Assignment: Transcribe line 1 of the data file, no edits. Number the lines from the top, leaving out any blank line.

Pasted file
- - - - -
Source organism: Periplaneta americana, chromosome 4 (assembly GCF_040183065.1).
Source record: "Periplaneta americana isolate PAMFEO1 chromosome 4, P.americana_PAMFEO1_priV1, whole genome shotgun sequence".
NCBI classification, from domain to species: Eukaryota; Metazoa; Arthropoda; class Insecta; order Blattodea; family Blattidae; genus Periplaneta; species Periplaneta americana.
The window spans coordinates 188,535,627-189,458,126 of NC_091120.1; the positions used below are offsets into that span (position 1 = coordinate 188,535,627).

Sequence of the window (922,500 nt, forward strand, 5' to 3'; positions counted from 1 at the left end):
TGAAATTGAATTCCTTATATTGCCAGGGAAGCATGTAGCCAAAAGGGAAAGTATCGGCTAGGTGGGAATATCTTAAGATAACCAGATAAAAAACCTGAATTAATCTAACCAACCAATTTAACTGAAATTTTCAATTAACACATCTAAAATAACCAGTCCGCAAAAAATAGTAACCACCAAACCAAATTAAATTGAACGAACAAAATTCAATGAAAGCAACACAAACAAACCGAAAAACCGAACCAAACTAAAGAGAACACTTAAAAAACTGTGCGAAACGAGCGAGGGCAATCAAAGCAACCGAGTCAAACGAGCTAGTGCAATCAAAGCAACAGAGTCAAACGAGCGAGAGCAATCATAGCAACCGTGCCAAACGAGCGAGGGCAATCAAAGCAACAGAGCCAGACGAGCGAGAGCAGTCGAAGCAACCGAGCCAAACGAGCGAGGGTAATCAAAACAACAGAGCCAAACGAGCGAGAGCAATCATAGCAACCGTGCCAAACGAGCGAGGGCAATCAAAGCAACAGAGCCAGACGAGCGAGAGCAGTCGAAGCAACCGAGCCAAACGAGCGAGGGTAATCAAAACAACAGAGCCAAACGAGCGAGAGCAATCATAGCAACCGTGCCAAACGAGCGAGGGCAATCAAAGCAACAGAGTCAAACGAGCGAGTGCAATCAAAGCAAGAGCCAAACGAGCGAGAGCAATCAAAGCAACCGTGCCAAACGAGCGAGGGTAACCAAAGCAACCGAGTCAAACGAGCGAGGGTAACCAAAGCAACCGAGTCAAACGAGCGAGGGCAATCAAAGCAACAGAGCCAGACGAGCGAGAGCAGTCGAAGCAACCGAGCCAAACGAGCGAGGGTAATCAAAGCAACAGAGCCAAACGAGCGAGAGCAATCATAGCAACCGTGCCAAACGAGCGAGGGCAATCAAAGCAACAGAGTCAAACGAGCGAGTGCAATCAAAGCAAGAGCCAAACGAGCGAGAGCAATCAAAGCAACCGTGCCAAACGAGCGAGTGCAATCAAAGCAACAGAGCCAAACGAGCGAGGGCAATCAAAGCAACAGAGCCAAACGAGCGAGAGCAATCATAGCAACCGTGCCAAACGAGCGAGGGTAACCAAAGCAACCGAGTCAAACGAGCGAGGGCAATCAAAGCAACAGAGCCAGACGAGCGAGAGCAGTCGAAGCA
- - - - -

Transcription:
Source organism: Periplaneta americana, chromosome 4 (assembly GCF_040183065.1).